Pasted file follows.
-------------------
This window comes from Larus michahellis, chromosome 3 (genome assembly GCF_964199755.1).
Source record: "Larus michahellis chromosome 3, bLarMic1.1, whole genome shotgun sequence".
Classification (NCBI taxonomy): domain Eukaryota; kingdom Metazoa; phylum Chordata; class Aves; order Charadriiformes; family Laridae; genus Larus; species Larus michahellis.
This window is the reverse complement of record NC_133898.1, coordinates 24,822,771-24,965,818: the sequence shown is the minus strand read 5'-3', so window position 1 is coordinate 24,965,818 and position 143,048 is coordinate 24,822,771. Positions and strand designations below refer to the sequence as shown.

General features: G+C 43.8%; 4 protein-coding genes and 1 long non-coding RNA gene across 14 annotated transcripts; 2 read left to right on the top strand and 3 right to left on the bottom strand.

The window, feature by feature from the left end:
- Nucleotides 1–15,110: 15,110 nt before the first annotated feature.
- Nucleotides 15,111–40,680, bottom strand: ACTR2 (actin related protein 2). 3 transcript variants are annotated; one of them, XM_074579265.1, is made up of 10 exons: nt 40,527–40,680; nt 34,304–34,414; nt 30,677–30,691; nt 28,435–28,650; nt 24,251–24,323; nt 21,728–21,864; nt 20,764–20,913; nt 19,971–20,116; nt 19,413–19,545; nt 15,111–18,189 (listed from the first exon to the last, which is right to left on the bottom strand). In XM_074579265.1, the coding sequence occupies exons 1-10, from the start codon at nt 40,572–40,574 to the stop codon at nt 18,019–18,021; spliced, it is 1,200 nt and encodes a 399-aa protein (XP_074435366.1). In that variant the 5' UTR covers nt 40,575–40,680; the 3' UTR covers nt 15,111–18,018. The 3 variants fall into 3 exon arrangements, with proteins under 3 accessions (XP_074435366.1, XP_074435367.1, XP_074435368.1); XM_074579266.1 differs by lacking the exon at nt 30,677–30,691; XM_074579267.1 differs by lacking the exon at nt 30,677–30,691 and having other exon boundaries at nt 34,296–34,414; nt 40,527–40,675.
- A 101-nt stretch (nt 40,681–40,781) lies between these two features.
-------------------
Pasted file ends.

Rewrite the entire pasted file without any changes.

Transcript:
This window comes from Larus michahellis, chromosome 3 (genome assembly GCF_964199755.1).
Source record: "Larus michahellis chromosome 3, bLarMic1.1, whole genome shotgun sequence".
Classification (NCBI taxonomy): domain Eukaryota; kingdom Metazoa; phylum Chordata; class Aves; order Charadriiformes; family Laridae; genus Larus; species Larus michahellis.
This window is the reverse complement of record NC_133898.1, coordinates 24,822,771-24,965,818: the sequence shown is the minus strand read 5'-3', so window position 1 is coordinate 24,965,818 and position 143,048 is coordinate 24,822,771. Positions and strand designations below refer to the sequence as shown.

General features: G+C 43.8%; 4 protein-coding genes and 1 long non-coding RNA gene across 14 annotated transcripts; 2 read left to right on the top strand and 3 right to left on the bottom strand.

The window, feature by feature from the left end:
- Nucleotides 1–15,110: 15,110 nt before the first annotated feature.
- Nucleotides 15,111–40,680, bottom strand: ACTR2 (actin related protein 2). 3 transcript variants are annotated; one of them, XM_074579265.1, is made up of 10 exons: nt 40,527–40,680; nt 34,304–34,414; nt 30,677–30,691; nt 28,435–28,650; nt 24,251–24,323; nt 21,728–21,864; nt 20,764–20,913; nt 19,971–20,116; nt 19,413–19,545; nt 15,111–18,189 (listed from the first exon to the last, which is right to left on the bottom strand). In XM_074579265.1, the coding sequence occupies exons 1-10, from the start codon at nt 40,572–40,574 to the stop codon at nt 18,019–18,021; spliced, it is 1,200 nt and encodes a 399-aa protein (XP_074435366.1). In that variant the 5' UTR covers nt 40,575–40,680; the 3' UTR covers nt 15,111–18,018. The 3 variants fall into 3 exon arrangements, with proteins under 3 accessions (XP_074435366.1, XP_074435367.1, XP_074435368.1); XM_074579266.1 differs by lacking the exon at nt 30,677–30,691; XM_074579267.1 differs by lacking the exon at nt 30,677–30,691 and having other exon boundaries at nt 34,296–34,414; nt 40,527–40,675.
- A 101-nt stretch (nt 40,681–40,781) lies between these two features.